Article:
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Anthropomorphism

ANTHROPOMORPHISM and ANTHROPOPATHISM (Gk. anthrōpos, “man,” + morphē, “form,” and pathos, “passion, suffering”): Terms designating views of God which represent him as possessed of a human form or members, human attributes, or human passions. Such views arise from the natural tendency or necessity of man to conceive of higher beings by analogy with himself, and are incidental to all religions at a certain stage of their development. Many passages of the Bible easily lend themselves to an anthropomorphic interpretation. The Audians of the fourth and fifth centuries taught that all references to God’s hands, ears, eyes, etc., are to be interpreted literally. Some philosophers believe the conception of God as a personal spirit to be anthropomorphic. Scholars who accept the compilatory theory of the origin of the Pentateuch consider anthropomorphism a marked characteristic of the Elohist, usually cited as E. Others maintain that the Scriptures, rightly interpreted, lend no support to such views. See Comparative Religion, VI., 1, a, § 3.

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Anthropomorphism is inseparable from any conception of supernatural powers or God. This fact has received two interpretations. (1) Religion never outgrows the essential characteristics of its origin, whether this is conceived of as mythological (Comte), animistic (Tylor), or through dreams (Spencer). In the lower stages of religion, the gods are only larger men. According to Feuerbach, following Xenophanes and Lucretius (De rerum natura, v. 121), man creates God in his own image (cf. Feuerbach, Wesen des Christenthums, chap. 1, § 2). In the progress from polytheism to monotheism, the human qualities are indefinitely enlarged, concentrated, and united in one being, but the being is still human. Between the mode of human intelligence and omniscience, the human will and omnipotence, between human goodness and divine perfection, between personality and the Infinite is not only an immeasurable but an irreconcilable difference. The result for thought is either that there is no God (Comte), or, if such a being exists, we are compelled to distrust all anthropomorphic notions and take refuge in the Unknown and the Unknowable (Spencer, First Principles, New York, 1892, pp. 108-123). The latter alternative leaves room for the religious sentiments, but only in the form of awe. To rid the idea of God of every trace of anthropomorphism, however, simply abolishes the idea itself. (2) According to the second view—which is met with under many variations—religious ideas are not only incurably anthropomorphic, but they share this property with all other ideas. They contain objective truth, even if this is lacking in scientific accuracy of expression. Either rational and moral qualities are to be ascribed to God, on the ground that these are essential to the perfection of personality (S. Harris, The Self-Revelation of God, New York, 1887, pp. 433-440), or, since they are derived from the human consciousness and the region of the finite, they may be interpreted only analogically and symbolically; e.g., force, cause, energy, the eternal, the infinite, the power not ourselves that makes for righteousness, even personality and fatherhood have a real meaning for religious feeling and thought, although their full significance transcends both definition and comprehension. The Scriptures, which are marked by definite stages of anthropomorphic representations of God, contain a corrective for an undue reliance on this mode of conception.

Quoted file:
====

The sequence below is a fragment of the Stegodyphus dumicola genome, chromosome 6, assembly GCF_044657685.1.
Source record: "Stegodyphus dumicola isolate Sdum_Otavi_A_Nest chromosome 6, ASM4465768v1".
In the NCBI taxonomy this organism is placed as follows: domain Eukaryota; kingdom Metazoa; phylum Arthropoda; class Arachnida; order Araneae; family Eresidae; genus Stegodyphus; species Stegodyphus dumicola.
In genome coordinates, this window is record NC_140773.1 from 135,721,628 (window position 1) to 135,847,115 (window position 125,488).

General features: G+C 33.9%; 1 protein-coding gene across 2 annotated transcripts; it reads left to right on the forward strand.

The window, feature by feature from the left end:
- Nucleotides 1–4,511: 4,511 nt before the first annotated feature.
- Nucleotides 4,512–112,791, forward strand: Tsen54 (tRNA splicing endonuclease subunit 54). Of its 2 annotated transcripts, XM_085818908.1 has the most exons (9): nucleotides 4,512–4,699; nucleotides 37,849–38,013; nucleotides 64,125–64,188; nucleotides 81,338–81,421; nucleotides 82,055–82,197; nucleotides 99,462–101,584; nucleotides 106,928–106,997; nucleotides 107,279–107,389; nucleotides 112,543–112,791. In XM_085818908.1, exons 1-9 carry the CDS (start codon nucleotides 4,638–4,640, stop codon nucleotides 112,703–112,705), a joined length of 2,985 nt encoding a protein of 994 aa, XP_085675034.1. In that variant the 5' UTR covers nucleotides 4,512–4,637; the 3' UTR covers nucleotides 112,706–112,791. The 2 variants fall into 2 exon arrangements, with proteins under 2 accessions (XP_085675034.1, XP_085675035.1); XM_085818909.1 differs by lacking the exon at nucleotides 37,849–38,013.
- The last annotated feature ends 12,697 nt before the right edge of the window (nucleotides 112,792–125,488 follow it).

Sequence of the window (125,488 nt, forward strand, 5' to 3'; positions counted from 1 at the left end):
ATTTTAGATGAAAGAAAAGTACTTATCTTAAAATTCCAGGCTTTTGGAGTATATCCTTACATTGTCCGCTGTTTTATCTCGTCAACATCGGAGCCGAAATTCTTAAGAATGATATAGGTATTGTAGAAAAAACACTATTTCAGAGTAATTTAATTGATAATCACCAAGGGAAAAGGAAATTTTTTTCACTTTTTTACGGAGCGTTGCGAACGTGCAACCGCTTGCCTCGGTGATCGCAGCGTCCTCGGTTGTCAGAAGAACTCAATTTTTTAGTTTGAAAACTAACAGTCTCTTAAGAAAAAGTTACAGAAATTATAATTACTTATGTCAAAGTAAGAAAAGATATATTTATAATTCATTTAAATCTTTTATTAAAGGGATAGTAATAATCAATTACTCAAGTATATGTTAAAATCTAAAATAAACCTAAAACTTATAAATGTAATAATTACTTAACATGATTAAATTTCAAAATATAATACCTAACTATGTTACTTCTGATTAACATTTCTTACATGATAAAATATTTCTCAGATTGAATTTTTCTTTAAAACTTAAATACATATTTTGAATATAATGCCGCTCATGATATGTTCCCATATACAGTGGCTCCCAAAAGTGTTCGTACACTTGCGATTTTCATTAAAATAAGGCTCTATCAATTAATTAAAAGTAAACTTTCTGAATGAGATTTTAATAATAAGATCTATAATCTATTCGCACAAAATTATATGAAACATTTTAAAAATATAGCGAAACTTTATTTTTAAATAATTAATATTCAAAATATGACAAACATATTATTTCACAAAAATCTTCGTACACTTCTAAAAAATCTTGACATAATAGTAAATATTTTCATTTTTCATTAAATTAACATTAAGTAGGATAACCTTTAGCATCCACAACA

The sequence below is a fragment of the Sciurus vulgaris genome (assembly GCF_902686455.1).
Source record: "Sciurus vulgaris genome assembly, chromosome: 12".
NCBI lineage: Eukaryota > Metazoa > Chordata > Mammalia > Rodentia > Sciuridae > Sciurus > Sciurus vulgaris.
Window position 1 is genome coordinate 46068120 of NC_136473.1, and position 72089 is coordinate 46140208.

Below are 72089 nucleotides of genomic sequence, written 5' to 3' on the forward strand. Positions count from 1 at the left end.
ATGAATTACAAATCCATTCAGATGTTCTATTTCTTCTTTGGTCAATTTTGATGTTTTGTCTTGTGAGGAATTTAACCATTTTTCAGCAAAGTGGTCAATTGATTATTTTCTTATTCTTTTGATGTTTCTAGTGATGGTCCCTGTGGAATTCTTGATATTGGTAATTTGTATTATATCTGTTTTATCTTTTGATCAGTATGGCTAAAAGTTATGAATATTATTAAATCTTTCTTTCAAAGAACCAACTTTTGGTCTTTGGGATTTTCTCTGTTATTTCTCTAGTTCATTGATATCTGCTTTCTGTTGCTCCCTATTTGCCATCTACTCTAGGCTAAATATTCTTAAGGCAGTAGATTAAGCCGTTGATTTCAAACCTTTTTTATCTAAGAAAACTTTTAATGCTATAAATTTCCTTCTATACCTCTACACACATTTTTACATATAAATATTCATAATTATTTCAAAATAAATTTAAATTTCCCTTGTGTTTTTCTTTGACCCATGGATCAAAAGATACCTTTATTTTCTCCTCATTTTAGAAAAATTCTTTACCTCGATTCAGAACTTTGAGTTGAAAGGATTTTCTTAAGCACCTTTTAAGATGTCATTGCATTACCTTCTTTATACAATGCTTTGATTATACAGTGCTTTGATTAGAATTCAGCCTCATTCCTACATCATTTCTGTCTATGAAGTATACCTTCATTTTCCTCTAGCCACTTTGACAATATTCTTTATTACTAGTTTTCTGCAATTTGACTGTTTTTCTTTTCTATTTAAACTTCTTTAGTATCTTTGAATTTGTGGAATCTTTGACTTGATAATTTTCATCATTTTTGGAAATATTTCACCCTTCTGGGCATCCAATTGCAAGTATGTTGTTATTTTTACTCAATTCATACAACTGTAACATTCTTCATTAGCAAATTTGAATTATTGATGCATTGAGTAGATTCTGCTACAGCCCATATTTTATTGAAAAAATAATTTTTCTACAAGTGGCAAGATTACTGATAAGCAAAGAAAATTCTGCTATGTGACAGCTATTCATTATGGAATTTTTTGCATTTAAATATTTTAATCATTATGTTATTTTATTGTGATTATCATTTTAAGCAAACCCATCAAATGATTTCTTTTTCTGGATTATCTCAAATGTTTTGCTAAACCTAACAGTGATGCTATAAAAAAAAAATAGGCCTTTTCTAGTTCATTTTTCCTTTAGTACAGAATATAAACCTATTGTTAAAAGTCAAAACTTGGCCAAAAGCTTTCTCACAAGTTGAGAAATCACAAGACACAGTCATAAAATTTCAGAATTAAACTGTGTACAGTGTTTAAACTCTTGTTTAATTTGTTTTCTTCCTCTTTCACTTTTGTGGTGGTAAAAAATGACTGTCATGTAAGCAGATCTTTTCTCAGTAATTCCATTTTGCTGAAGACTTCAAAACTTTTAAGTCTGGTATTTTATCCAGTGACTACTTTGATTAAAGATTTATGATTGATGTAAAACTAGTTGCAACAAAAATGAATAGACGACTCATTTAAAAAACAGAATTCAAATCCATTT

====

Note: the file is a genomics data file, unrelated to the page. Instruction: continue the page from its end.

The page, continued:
(C. A. Beckwith).

Bibliography: John Fiske, Outlines of Cosmic Philosophy, part 1, chap. vii., part 3, chap ii., Boston, 1891; idem, Idea of God, pp. 111-118, Boston, 1886; F. Paulsen, Einleitung in die Philosophie, pp. 275-281, Berlin, 1895, Eng. transl., pp. 252-256, New York, 1898.

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